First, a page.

There’s also a question about whether ministers should have more than scenario to consider, which the current paper does not allow for.

Legislation laying the regulatory and market groundwork would have be passed before much else happens, and as with any other bill, individual parties have the opportunity to vote in support, or pull that support, through the various stages.

The pressure is on Mr Faafoi who has said he would have a final announcement by Christmas, although when asked just a few days ago that was a “hope”.

Giving himself a deadline also gives parties with whom he’s negotiating a bit of extra leverage as the parliamentary year draws to a close.

The paper is likely to go to Cabinet on Monday but, even so, an announcement may not be made until the New Year, given there will only be two sitting days after that before Parliament adjourns.

In its report to the minister, the advisory group concluded the status quo was “unsustainable” and recommended the new entity be established.

There are guidelines for how it would operate, including having a “clearly defined public media mandate and purpose, with the core functions of a globally recognised public media entity”.

It would provide public media services across a variety of platforms, “some of which may be advertising free”. TVNZ earns revenue from advertising but RNZ is commercial free.

The new entity would have a “mixed funding model” that would be funded both directly from the Crown, and from a range of “non-Crown” sources including advertising, sponsorship and subscriptions.

It would operate as a not-for-profit, and would have “statutory protection for editorial and operational independence”.

‘Our reporters are underpaid, overloaded’ – Peters

“My party’s fundamental position always has been and remains that a fourth estate is essential although sadly the news media is in dire straits,” Mr Peters said.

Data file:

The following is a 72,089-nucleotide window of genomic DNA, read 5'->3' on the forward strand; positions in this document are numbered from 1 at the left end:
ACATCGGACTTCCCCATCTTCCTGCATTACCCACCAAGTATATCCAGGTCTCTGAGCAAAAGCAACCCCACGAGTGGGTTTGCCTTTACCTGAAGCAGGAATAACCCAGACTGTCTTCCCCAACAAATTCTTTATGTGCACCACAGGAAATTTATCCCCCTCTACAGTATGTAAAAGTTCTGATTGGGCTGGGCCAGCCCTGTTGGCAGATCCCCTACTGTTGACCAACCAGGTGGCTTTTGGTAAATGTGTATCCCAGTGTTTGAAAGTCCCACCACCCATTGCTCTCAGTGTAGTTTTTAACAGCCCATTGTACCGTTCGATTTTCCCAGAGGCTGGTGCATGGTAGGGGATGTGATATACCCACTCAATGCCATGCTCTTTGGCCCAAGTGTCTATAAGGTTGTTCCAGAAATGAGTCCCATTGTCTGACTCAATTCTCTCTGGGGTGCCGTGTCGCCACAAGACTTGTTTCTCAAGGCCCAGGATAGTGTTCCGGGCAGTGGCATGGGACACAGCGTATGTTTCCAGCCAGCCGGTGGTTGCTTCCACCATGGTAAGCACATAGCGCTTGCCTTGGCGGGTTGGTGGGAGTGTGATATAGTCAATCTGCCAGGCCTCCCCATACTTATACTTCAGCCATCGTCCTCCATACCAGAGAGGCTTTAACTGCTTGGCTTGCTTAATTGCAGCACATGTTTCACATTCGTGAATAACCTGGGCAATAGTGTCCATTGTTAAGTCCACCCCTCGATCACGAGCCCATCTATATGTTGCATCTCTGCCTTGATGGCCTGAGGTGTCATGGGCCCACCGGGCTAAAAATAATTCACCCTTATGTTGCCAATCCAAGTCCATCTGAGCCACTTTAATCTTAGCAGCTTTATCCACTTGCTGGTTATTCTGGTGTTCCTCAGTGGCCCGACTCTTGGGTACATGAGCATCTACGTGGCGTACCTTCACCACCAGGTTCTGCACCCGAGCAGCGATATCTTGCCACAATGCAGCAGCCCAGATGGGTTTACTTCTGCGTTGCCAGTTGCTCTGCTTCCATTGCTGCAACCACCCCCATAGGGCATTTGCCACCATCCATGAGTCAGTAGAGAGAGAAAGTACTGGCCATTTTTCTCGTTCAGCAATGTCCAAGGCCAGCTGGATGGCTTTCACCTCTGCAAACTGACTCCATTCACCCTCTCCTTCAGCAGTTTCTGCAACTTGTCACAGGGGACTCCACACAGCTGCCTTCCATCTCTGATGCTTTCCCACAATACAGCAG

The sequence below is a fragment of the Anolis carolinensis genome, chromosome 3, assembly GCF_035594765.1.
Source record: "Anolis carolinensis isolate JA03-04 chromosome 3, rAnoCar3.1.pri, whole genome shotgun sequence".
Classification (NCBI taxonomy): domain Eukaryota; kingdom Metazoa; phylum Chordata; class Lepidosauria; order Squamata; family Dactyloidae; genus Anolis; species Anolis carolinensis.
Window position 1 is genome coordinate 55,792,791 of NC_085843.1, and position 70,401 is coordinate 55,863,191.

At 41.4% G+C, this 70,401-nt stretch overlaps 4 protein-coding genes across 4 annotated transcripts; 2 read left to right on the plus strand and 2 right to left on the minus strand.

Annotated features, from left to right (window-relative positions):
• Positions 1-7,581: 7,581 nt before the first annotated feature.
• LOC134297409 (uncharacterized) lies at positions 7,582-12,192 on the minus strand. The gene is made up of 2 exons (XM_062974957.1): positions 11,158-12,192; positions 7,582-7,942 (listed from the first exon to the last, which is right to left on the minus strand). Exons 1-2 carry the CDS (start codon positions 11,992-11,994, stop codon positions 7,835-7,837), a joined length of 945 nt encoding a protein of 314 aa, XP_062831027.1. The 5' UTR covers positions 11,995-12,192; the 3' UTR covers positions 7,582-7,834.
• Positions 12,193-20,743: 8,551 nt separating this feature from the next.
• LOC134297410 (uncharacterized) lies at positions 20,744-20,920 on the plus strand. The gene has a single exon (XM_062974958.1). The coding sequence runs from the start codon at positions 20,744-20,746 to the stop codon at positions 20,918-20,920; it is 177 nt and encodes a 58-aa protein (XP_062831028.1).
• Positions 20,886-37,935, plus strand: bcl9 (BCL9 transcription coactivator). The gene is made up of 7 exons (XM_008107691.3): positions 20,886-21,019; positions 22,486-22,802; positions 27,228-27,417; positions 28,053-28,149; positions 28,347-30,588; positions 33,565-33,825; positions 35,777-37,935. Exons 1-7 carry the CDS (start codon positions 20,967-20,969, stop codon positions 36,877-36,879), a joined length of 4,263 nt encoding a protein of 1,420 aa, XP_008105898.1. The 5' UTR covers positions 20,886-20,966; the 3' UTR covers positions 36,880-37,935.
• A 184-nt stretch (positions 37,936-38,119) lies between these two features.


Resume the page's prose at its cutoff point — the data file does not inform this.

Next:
“The case for help is clear. The digital revolution has its advantages, but the shift in advertising revenue from the traditional outlets in Google and Facebook is suffocating the industry.”

Ad revenues were bleeding dry resulting in the closure of community papers and loss of quality journalism, he said.

“Newshub can’t find a buyer while TVNZ is not paying a dividend to the Crown. It’s not clear that a country of our size is coping with a digital media shift.”

Mr Peters said the fourth estate was collapsing and the tide was low.

“There are trends in journalism which are not serving New Zealanders well. Our reporters are younger, the depths of experience is shallower.

“Our reporters are underpaid and overloaded – live blogging while writing snap stories creates a focus for breaking news, not thinking news.”

He said reporters were quick to “spout personal opinion”, adding that “confirmation bias is prolific”.

The credibility of news stories was diluted and society should be concerned about the influence of the news, he said.

“Can we be confident that our media will enhance the democratic debate or is there a steady trend of celebrity, crime and shock stories causing our population to disengage?”